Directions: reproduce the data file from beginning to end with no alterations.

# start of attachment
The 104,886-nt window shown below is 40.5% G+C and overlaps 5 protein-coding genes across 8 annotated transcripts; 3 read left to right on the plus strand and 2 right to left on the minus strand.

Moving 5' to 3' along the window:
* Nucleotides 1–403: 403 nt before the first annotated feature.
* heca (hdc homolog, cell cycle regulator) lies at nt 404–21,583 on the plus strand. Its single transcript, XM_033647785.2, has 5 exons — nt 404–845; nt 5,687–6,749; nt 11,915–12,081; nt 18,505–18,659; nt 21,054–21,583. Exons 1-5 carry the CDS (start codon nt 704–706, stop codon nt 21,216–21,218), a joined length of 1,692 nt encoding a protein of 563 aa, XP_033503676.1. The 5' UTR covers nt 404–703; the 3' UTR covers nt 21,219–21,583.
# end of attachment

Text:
The 104,886-nt window shown below is 40.5% G+C and overlaps 5 protein-coding genes across 8 annotated transcripts; 3 read left to right on the plus strand and 2 right to left on the minus strand.

Moving 5' to 3' along the window:
* Nucleotides 1–403: 403 nt before the first annotated feature.
* heca (hdc homolog, cell cycle regulator) lies at nt 404–21,583 on the plus strand. Its single transcript, XM_033647785.2, has 5 exons — nt 404–845; nt 5,687–6,749; nt 11,915–12,081; nt 18,505–18,659; nt 21,054–21,583. Exons 1-5 carry the CDS (start codon nt 704–706, stop codon nt 21,216–21,218), a joined length of 1,692 nt encoding a protein of 563 aa, XP_033503676.1. The 5' UTR covers nt 404–703; the 3' UTR covers nt 21,219–21,583.